Home Money 6 Big Mistakes People Make Buying Houses

6 Big Mistakes People Make Buying Houses

by Chris Poindexter

I have nothing against people owning homes, even though I’m regularly down on the retail real estate industry and the debt associated with mortgages. It would be great if we had better housing options and could choose from a wider array of building materials — but the market is what it is and, sometimes, buying a home is the right thing to do.

For those times when buying a home is the right course, the challenge becomes making sure you’re really getting good value for your money. After spending years in the real estate industry, these are the mistakes I would scrupulously avoid.

Buying More House Than You Can Afford

This is a killer — and telling your real estate agent how much you qualify for is almost a guarantee of seeing a steady parade of homes at that price range, many listed by your own agent. Isn’t that an amazing coincidence? Not really. If you live in a larger urban area see if there’s a Redfin agency in that town. Redfin agents get bonuses based on positive customer reviews, and tend to be lower pressure than more traditional offices.

Not Investigating the Neighborhood Adequately

How many successful marriages are there among people who got to know one another for 20 minutes or less before getting hitched? One of the painful aspects of the real estate market is people will buy a home in a neighborhood they’ve visited for less than an hour on a Sunday morning. In many ways the neighborhood is more important than the house itself — and certainly more illustrative. You need to know if the streets flood after a rain (a real problem here in Florida), and what the noise level is like on weekend nights, Check for basketball hoops, and whether there are any annexations or assessments pending. You need to understand the neighborhood traffic patterns. We once bought a house in a quiet suburban neighborhood, unaware that drivers used that street as a detour when traffic got heavy on the main road. Cars would fly past that house morning and evening. We turned it into a rental.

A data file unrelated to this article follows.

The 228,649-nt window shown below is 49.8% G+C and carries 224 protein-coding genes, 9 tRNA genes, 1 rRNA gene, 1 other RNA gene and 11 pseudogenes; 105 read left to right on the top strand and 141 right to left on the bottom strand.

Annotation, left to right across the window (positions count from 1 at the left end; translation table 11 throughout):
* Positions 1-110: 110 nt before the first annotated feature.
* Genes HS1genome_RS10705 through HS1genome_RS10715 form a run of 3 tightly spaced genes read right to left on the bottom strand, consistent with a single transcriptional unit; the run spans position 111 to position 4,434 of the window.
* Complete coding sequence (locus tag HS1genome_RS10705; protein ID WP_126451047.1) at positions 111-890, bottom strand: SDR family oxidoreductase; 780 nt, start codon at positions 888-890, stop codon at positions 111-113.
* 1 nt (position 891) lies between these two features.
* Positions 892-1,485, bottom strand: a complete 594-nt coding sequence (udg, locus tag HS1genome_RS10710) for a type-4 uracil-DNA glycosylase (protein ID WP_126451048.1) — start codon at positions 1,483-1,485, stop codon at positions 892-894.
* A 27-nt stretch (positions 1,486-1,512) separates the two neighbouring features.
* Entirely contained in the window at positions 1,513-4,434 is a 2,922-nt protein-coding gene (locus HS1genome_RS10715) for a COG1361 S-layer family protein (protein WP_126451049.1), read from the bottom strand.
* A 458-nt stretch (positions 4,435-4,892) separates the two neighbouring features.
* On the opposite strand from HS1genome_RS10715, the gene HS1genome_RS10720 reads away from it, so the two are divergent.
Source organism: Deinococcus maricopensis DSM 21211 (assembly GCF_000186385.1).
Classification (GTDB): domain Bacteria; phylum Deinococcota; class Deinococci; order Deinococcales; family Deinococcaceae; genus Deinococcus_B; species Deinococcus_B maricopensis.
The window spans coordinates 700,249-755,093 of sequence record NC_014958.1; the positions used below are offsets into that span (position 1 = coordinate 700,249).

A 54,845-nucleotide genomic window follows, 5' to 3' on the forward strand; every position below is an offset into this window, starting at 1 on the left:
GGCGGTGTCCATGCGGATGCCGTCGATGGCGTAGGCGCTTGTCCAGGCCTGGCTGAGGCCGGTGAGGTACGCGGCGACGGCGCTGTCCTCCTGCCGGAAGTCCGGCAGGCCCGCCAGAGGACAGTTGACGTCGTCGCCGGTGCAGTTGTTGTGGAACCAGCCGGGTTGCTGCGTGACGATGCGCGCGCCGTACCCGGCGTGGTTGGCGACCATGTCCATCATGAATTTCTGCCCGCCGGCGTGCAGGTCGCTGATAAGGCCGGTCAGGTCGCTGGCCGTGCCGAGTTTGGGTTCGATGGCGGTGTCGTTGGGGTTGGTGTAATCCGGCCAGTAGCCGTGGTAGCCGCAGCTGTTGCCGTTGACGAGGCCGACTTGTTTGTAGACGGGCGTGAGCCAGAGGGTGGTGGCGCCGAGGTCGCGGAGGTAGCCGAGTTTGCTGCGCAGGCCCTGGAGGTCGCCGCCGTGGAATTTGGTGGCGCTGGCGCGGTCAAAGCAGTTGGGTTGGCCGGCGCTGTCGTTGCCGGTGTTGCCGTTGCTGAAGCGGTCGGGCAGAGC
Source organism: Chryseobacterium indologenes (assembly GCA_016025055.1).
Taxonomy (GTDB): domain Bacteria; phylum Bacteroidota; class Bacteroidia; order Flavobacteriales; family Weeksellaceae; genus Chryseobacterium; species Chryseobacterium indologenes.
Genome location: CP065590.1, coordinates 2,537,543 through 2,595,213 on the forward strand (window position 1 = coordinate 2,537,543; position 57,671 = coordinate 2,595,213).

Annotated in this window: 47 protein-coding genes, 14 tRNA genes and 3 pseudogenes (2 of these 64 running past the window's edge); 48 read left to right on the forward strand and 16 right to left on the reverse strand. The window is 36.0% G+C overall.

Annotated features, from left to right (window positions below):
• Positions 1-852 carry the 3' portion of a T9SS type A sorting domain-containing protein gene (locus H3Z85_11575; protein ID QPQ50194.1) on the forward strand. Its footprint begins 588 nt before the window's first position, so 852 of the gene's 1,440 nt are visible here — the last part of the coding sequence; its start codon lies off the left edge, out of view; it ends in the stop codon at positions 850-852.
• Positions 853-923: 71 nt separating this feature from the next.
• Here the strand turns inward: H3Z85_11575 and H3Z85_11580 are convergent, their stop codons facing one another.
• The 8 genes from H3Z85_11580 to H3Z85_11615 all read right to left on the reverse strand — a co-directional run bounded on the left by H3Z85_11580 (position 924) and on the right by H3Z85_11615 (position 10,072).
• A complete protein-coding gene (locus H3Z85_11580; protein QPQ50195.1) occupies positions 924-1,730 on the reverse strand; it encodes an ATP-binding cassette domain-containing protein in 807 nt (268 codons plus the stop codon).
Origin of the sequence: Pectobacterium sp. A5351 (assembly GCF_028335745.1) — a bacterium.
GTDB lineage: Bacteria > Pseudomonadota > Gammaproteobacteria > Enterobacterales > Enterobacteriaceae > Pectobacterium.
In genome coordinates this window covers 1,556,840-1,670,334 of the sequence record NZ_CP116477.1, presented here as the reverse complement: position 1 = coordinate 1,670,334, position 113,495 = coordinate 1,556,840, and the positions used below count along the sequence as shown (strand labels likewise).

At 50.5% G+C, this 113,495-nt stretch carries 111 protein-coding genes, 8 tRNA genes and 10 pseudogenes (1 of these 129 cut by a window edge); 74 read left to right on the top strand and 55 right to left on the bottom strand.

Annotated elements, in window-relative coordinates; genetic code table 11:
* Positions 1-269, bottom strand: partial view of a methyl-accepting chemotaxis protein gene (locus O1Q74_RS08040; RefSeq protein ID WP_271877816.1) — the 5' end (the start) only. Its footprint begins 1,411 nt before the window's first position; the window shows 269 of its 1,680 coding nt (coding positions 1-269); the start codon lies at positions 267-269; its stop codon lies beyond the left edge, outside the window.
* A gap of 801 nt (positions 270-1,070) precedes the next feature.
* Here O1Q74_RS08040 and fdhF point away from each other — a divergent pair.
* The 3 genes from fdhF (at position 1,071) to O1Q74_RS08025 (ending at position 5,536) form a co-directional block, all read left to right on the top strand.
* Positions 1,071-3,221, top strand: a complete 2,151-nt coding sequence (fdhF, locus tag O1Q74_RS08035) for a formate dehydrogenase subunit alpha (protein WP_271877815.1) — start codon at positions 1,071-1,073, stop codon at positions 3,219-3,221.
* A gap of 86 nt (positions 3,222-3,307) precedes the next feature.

Not Asking to Pay Your Own Taxes and Insurance

If you have excellent credit and well established payment history, you should ask to pay your own taxes and insurance, instead of loaning that money to the mortgage servicing company. Even if they say no, at least you asked.

Skipping the Final Walk Through

I’m somewhat skeptical of the value of home inspections, and started doing my own. My final walk-through involved coveralls and a flashlight. Another item you want before you get to the final walk-through is the seller’s disclosure sheet. If the seller says there were no water leaks, but you find water-stained wood in the attic or closets, that’s a problem.

Also spend some time talking to the neighbors. If one house in the neighborhood has a problem with bad siding or Chinese drywall, the chances are good several more will as well, as neighborhoods all tend to be built in the same time frame. Also find out where your utilities come from. If your utilities come from a different town than the house is in, sometimes that means there’s an annexation in your future.

Getting Emotionally Attached

Buying a home is a business deal — and the more you treat it like business, the happier you’ll be with the home you end up buying. The biggest mistake I see home buyers make is getting emotionally attached to a property, and overlooking seemingly minor issues that become major irritants later.

Loading Up on Contingencies

The more contingencies in your offer, the more likely you are to lose the deal to another buyer, especially in today’s market. Do your own research, check out neighborhoods thoroughly, and look the house over carefully, always checking the roof, siding, and foundation with your own eyes, even if you also have a professional home inspection. When you do find that pearl of great price, then go for it. Don’t try to give yourself too many outs, because then you’ll just start second-guessing yourself. One contingency that should remain is an out if your funding falls through.

Just remember this is business, and you’re taking on a very large commitment. It’s worth being thorough and doing a careful investigation. Once you find that perfect property, stop messing around and get down to business. It’s a simple formula that will serve you well on your next home purchase.

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